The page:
This site is optimised for modern browsers. For the best experience, please use Google Chrome, Mozilla Firefox, or Microsoft Edge.

Findings shared from Greater Manchester’s first Research Ready Communities project

Older people living in a part of Greater Manchester have shared their perceptions of research as part of an NIHR collaboration with the community. 

Research Ready Communities (RRC) is an NIHR initiative taking place across the country. The scheme is designed to engage underserved communities to improve inclusion and representation in health and care research. 

The first RRC project in Greater Manchester has been carried out by Salford-based community organisation Inspiring Communities Together (ICT), with support from NIHR Clinical Research Network Greater Manchester. 

In addition to members of the ICT team, two locally-based ‘Community Champions’ were also given training to equip them with the skills to go out and speak about research with older people living in the Pendleton and Charlestown areas of Salford. 

They had conversations with these communities in order to understand their levels of awareness and perceptions of research. 

The Community Champions did this primarily by visiting people in sheltered housing accommodation to conduct group exercises and one-to-basis discussions. They also went to people’s homes and to a health fair in Salford. 

They also carried out a mapping exercise to gather a picture of key people, groups, services and places where older members of the community can find out about research and get involved.

Their project findings and an action plan for future activities were presented by ICT during a special event at St Sebastian Community Centre in Salford on 16 November 2023. 

The main findings from the project were:

  • a lack of understanding of research: Many thought it would involve needles and/or procedures; that it would take up a lot of their time; that language used is too technical
  • a negative personal experience: Many did not know how to get involved; it can feel disempowering, outcomes aren’t shared
  • motivation to get involved: To help others; because of an experience of a particular health condition; to improve services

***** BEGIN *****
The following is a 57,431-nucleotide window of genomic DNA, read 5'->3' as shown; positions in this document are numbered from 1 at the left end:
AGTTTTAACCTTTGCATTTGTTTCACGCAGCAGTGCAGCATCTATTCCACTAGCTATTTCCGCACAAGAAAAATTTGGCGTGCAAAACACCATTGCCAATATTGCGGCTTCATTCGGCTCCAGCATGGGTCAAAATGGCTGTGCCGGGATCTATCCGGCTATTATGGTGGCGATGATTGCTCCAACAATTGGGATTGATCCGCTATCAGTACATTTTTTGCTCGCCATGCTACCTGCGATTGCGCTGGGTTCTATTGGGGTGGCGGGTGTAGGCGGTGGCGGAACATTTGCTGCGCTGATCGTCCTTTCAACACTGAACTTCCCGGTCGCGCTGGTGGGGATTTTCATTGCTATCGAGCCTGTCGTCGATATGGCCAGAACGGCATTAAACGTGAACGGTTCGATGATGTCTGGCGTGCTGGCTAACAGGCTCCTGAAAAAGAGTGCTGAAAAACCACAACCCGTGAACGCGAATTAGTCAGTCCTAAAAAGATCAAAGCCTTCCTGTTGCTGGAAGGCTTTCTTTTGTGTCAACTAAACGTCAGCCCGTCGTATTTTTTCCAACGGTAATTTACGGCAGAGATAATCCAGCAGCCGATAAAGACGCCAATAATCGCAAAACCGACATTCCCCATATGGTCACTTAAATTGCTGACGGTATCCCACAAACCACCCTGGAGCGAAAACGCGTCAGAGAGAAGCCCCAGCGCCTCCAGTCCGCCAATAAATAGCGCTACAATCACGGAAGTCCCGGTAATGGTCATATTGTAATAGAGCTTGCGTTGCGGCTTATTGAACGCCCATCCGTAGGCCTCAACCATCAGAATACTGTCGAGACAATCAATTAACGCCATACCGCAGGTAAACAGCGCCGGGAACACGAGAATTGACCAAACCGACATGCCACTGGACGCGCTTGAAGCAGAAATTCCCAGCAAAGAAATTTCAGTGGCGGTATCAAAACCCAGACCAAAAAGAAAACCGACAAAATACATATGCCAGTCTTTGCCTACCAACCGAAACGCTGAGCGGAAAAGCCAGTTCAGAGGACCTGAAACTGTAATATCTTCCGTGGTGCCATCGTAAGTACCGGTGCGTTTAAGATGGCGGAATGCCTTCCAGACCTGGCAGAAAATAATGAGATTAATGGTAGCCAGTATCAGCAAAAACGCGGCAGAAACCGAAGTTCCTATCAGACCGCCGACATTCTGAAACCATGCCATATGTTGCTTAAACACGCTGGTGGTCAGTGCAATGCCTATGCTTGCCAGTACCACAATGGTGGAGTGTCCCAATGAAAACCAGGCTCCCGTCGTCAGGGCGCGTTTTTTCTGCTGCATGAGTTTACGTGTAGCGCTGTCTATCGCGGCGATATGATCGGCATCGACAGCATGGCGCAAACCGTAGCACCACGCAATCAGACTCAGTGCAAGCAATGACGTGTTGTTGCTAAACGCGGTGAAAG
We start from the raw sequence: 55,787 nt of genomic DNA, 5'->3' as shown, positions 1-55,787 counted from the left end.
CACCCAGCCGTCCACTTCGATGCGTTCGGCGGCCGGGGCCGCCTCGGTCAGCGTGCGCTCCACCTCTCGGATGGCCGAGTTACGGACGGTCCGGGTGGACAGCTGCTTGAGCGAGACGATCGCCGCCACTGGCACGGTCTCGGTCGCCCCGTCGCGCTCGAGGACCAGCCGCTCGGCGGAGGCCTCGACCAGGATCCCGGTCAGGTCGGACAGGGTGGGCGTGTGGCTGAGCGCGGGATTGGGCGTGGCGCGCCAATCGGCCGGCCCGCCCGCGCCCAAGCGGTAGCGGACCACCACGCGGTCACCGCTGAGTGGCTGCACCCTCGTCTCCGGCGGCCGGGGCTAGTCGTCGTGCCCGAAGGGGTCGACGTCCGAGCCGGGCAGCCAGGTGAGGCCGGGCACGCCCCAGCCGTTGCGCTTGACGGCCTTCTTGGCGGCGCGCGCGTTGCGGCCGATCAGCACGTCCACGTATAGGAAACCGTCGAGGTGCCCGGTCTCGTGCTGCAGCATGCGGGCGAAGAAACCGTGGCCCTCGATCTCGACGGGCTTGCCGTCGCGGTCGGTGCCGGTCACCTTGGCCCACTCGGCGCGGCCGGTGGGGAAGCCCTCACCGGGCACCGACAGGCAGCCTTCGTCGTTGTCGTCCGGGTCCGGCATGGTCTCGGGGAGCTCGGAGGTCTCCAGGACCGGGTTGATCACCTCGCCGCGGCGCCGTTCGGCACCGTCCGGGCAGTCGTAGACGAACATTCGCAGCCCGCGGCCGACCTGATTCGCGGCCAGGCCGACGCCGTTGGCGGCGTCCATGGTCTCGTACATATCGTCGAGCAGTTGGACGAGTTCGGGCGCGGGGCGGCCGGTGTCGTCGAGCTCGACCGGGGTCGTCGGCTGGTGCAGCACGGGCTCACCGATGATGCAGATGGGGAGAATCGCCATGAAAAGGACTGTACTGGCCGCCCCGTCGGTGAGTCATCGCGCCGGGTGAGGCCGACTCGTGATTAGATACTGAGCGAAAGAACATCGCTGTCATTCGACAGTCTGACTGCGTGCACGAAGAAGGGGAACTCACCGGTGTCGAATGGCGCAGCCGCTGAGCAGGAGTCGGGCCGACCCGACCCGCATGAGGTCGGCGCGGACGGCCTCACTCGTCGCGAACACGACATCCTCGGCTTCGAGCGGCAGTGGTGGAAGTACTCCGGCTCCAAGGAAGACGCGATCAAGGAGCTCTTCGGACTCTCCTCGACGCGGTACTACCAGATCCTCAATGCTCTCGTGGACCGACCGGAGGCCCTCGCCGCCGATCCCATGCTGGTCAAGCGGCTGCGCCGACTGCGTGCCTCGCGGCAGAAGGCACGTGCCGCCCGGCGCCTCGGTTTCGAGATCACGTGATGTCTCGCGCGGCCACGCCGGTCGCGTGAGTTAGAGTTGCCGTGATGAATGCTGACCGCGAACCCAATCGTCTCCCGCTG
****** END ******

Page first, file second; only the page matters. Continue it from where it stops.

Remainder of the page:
Antonia Dunn, Research Ready Communities Project Lead at Inspiring Communities Together, said:

“I think everyone who has been involved has thoroughly enjoyed the experience and found it incredibly useful and helpful. Our Community Champions have been really engaged; the older people in the community have been really forthcoming and very supportive of what we have been doing and we have really enjoyed working with the NIHR. 

“Moving forward, we are potentially going to be looking at a health literacy project to particularly support older people in the community to understand what research actually means.”

Mary Speake, Lead for the CRN North West Workforce, Learning and Development Team, said: 

"From the moment we approached them about the Research Ready Communities initiative, it has been an amazing experience for us to work with Inspiring Communities Together. We had a real alignment on both sides from the very beginning, as we wanted to find out more about what our older communities want and need from research, and ICT were a community organisation ready for that challenge. They foster a learning organisation culture and I like to think that we do, too. 

“This experience has helped our team to understand how we can best support the next Research Ready Communities project and informed us that ICT are precisely the kind of community organisation that we want to foster long-term relationships with. We already have plans for them to be involved in a research literacy project as part of the next Research Engagement Network Development in collaboration with other parts of the NIHR including the Applied Research Collaboration Greater Manchester and VOCAL.”